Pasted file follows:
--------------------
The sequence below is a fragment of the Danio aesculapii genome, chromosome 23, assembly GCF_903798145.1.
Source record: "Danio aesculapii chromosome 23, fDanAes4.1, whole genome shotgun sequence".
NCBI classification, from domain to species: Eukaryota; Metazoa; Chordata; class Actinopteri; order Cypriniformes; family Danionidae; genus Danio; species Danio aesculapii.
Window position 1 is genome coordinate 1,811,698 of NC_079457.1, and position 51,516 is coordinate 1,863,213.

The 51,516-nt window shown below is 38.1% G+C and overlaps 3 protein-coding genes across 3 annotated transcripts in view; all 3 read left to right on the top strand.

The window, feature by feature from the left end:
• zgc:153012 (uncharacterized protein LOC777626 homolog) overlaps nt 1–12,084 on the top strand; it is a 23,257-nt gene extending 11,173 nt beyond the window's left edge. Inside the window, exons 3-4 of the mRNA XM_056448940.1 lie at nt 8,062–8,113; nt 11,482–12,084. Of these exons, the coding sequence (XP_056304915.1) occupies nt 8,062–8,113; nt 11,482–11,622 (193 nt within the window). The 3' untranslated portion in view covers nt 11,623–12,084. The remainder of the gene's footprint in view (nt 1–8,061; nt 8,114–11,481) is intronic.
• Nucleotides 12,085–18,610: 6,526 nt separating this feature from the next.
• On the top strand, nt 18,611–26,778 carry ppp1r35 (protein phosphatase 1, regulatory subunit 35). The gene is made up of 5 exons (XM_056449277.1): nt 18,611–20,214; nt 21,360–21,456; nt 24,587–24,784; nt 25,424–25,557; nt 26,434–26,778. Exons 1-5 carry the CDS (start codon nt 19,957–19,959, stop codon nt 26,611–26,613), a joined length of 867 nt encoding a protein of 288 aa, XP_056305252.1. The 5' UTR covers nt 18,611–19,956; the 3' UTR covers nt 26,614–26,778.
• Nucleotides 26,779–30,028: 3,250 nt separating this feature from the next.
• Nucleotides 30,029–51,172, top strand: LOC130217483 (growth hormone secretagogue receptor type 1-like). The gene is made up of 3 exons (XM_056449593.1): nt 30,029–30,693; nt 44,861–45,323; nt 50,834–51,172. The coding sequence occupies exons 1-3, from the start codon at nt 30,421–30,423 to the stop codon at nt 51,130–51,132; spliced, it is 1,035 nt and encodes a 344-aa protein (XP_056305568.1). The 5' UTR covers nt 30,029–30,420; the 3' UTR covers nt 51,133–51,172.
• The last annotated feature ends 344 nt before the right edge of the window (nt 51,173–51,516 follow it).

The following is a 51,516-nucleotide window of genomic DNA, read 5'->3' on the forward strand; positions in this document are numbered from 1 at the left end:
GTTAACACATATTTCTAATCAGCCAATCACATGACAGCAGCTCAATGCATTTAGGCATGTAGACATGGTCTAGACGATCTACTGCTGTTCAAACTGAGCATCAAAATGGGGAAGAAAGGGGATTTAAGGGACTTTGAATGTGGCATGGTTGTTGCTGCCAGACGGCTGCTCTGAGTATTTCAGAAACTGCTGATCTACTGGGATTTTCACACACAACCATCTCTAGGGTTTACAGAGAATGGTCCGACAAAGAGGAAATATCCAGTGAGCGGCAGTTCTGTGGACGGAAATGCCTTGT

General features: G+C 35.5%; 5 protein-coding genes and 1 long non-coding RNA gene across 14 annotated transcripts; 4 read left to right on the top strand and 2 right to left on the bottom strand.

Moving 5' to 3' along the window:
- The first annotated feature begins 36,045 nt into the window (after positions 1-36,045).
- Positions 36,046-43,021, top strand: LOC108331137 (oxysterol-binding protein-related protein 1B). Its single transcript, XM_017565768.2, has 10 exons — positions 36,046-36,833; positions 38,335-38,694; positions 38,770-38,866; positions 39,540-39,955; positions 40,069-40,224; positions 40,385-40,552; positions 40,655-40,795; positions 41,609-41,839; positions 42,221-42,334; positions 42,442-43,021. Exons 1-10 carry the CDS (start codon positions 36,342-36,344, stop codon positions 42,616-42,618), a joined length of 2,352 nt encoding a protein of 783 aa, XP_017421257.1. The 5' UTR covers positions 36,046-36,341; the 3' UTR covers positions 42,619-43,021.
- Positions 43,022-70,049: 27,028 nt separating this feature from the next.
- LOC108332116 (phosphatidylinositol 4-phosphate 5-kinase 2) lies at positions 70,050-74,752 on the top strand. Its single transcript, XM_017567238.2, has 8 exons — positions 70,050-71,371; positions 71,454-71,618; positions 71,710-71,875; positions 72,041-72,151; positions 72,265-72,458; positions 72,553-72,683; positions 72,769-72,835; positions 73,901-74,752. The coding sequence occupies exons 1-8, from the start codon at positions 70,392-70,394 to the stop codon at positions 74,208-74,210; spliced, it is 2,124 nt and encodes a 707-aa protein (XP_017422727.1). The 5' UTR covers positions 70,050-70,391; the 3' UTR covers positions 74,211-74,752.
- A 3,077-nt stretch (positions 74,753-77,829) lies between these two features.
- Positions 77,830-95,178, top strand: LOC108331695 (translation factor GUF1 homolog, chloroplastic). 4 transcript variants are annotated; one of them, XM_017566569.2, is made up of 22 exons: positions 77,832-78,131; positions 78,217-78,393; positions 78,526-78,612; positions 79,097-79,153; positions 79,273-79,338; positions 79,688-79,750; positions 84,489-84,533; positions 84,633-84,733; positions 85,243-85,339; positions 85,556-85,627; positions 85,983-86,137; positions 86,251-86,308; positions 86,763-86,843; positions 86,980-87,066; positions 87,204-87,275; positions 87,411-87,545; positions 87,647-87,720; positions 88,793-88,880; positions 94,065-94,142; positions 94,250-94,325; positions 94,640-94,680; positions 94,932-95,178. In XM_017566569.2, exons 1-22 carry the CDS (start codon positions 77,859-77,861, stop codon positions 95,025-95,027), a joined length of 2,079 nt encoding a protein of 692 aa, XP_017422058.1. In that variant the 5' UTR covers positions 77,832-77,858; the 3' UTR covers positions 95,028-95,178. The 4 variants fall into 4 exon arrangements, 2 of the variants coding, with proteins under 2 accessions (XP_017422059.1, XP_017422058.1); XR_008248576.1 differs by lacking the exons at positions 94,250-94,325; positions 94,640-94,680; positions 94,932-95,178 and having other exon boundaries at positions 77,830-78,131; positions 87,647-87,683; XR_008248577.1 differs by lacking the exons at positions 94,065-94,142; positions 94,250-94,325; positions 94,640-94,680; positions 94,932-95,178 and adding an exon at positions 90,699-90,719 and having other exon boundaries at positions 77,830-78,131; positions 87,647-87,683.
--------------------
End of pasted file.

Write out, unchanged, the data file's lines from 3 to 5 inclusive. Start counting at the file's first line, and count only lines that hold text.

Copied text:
NCBI classification, from domain to species: Eukaryota; Metazoa; Chordata; class Actinopteri; order Cypriniformes; family Danionidae; genus Danio; species Danio aesculapii.
Window position 1 is genome coordinate 1,811,698 of NC_079457.1, and position 51,516 is coordinate 1,863,213.

The 51,516-nt window shown below is 38.1% G+C and overlaps 3 protein-coding genes across 3 annotated transcripts in view; all 3 read left to right on the top strand.